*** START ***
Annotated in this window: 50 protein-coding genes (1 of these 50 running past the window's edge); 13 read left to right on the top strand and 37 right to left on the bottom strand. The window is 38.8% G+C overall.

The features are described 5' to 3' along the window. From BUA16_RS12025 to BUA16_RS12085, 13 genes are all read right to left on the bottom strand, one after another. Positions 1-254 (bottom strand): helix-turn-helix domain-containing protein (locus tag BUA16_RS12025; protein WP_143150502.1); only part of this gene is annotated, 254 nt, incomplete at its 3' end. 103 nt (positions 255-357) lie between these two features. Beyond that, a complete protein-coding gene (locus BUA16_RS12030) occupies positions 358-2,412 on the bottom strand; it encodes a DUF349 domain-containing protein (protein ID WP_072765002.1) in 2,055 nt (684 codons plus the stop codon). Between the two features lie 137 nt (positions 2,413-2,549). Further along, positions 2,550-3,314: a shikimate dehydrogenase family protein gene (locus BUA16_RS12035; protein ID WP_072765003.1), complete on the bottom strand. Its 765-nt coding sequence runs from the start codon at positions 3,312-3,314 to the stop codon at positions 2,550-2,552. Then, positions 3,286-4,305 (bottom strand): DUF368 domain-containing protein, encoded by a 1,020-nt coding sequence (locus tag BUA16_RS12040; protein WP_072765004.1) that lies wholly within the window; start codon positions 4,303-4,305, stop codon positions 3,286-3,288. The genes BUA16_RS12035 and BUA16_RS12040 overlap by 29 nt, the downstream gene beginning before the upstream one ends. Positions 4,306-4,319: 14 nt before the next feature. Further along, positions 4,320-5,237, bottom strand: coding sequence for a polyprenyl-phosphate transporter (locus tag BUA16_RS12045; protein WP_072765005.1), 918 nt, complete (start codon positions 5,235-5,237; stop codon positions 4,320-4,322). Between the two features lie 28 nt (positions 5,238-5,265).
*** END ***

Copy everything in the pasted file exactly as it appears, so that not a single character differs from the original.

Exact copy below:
Annotated in this window: 50 protein-coding genes (1 of these 50 running past the window's edge); 13 read left to right on the top strand and 37 right to left on the bottom strand. The window is 38.8% G+C overall.

The features are described 5' to 3' along the window. From BUA16_RS12025 to BUA16_RS12085, 13 genes are all read right to left on the bottom strand, one after another. Positions 1-254 (bottom strand): helix-turn-helix domain-containing protein (locus tag BUA16_RS12025; protein WP_143150502.1); only part of this gene is annotated, 254 nt, incomplete at its 3' end. 103 nt (positions 255-357) lie between these two features. Beyond that, a complete protein-coding gene (locus BUA16_RS12030) occupies positions 358-2,412 on the bottom strand; it encodes a DUF349 domain-containing protein (protein ID WP_072765002.1) in 2,055 nt (684 codons plus the stop codon). Between the two features lie 137 nt (positions 2,413-2,549). Further along, positions 2,550-3,314: a shikimate dehydrogenase family protein gene (locus BUA16_RS12035; protein ID WP_072765003.1), complete on the bottom strand. Its 765-nt coding sequence runs from the start codon at positions 3,312-3,314 to the stop codon at positions 2,550-2,552. Then, positions 3,286-4,305 (bottom strand): DUF368 domain-containing protein, encoded by a 1,020-nt coding sequence (locus tag BUA16_RS12040; protein WP_072765004.1) that lies wholly within the window; start codon positions 4,303-4,305, stop codon positions 3,286-3,288. The genes BUA16_RS12035 and BUA16_RS12040 overlap by 29 nt, the downstream gene beginning before the upstream one ends. Positions 4,306-4,319: 14 nt before the next feature. Further along, positions 4,320-5,237, bottom strand: coding sequence for a polyprenyl-phosphate transporter (locus tag BUA16_RS12045; protein WP_072765005.1), 918 nt, complete (start codon positions 5,235-5,237; stop codon positions 4,320-4,322). Between the two features lie 28 nt (positions 5,238-5,265).